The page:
Initial takeaways from MCN2011

Posted on November 22, 2011


I wrote this post on the plane on the way home from MCN2011, trying to wrangle some sense from the myriad of stimulating and interesting conversations and sessions. It captures my first takeaways from the conference, and is something I will no doubt expand on in coming weeks.

This was a very interesting conference. Much of the focus of the sessions and the conversations I participated in seemed to be really about the broad frameworks and implications of the work that is happening in the museum tech field, which was fascinating and useful. I got an incredible amount out of attending, and am already starting to think about how to get back next year.

So what kinds of issues and questions emerged from MCN? Here’s a brief summary of some of the big ones I came away with:

Authority, inclusion and visual language/design choices
In our panel on What’s the Point of a Museum Website?, Koven raised the issue of museum authority online. He wanted to know how we should be visually building our websites to gain and maintain authority online, something he argues that we haven’t really earned in this space (gambling instead on the fact that our offline presence confers us with automatic authority online).

Having said that, I think the issue is bigger than this. Our sector spends a significant amount of time and energy trying to find ways of making what we do inclusive and participatory. It’s one of the findings of the potential benefits of folksonomies and social tagging – to invite and acknowledge other voices. However, if the visual language (and actual language) we use online is one aimed at gaining authority (as might be expected, since this is still an important issue), then maybe that goes against any claim to inclusion. The austere appearance of our buildings is the same thing that makes them at times foreboding to those not comfortable in those spaces… if we design our websites to be authoritative, do we not risk the same thing in the digital space? How can we resolve these seeming contradictions in intention?

Communicating what we do better
Another issue that emerged for me particularly was a growing sense that for all the great work happening in our sector, we often seem to do a poor job of communicating the benefits of it to those outside our immediate community. Therefore, I want to know what big (or small) issues that the museum tech sector needs to become better at communicating to those outside our immediate community? How can we create a compelling framework/language for communicating the value of what we do to funders/directors/curators etc?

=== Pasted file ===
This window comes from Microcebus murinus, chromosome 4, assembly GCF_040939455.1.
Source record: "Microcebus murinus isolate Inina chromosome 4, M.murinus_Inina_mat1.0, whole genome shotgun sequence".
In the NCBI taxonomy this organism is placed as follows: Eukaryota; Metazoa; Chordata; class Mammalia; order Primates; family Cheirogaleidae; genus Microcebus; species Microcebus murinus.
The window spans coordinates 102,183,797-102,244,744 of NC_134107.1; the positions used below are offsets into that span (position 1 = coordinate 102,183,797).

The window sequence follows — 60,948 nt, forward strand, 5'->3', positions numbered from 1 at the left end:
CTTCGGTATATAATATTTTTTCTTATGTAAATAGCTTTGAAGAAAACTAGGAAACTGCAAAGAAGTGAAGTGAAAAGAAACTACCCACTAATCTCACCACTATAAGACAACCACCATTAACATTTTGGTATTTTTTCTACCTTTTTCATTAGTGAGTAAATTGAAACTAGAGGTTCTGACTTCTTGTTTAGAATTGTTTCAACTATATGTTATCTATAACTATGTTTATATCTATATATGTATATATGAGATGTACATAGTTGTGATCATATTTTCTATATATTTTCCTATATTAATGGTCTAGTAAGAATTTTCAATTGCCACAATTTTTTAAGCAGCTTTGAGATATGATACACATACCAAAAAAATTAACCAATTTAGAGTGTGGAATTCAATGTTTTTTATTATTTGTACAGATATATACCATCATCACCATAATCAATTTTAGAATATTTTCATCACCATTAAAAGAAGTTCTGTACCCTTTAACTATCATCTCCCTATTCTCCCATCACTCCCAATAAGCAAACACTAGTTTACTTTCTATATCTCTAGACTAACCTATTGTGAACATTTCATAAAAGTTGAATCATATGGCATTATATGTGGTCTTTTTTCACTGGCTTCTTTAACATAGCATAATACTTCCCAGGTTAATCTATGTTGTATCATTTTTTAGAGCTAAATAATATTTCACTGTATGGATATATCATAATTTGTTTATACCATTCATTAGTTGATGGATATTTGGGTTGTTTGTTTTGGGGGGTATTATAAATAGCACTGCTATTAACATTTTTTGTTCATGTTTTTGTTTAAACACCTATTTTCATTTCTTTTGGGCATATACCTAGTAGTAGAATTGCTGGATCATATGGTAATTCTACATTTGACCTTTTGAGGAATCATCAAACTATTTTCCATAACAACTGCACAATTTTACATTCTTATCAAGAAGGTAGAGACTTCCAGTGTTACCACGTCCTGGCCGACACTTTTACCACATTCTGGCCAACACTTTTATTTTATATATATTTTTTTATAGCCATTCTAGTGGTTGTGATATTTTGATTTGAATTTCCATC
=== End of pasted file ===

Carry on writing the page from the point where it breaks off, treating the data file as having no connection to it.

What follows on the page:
New funding opportunities? New models for museum websites?
What new funding opportunities might be available for museum technology projects if we can change the language/reshape the argument? If we can demonstrate our value beyond the financial in more effective ways, will there be new ways for attracting support for what we do?

Similarly, are there new funding models that we could consider for the online space? In the discussion of one session, Nate Solas asked what would happen if we made all of our images available for free, but put a price on interpretation. It’s an interesting idea, and makes me start wondering further on what other new models we could investigate. I recently raved about my love for Bjork’s Biophilia app, which was released a few weeks ago. The app, which accompanies her latest album, brings with it depth, games, essays and ultimately, new discovery. It is super easy to get music for free online with so many file sharing sites. What is not so possible is gaining access to this same experience without paying for it – and it’s the first app I’ve really spent money on. What can museums learn from these sorts of creative solutions to content and context?

Digital conservation/preservation
This is one that came up in the Horizon Report (launched at MCN2011). How can we ensure that works of art that utilise technology (esp ones that might only function on a particular piece of equipment/OS etc) can be preserved? Can we create and set some industry standards for this practice, which individual institutions can then adapt to their own needs? How can we start ensuring that there are conservators adequately trained in both the ethical and technical issues that this will involve? And how can we do it fast, since we are already losing works to the ravages of time and obsolescence?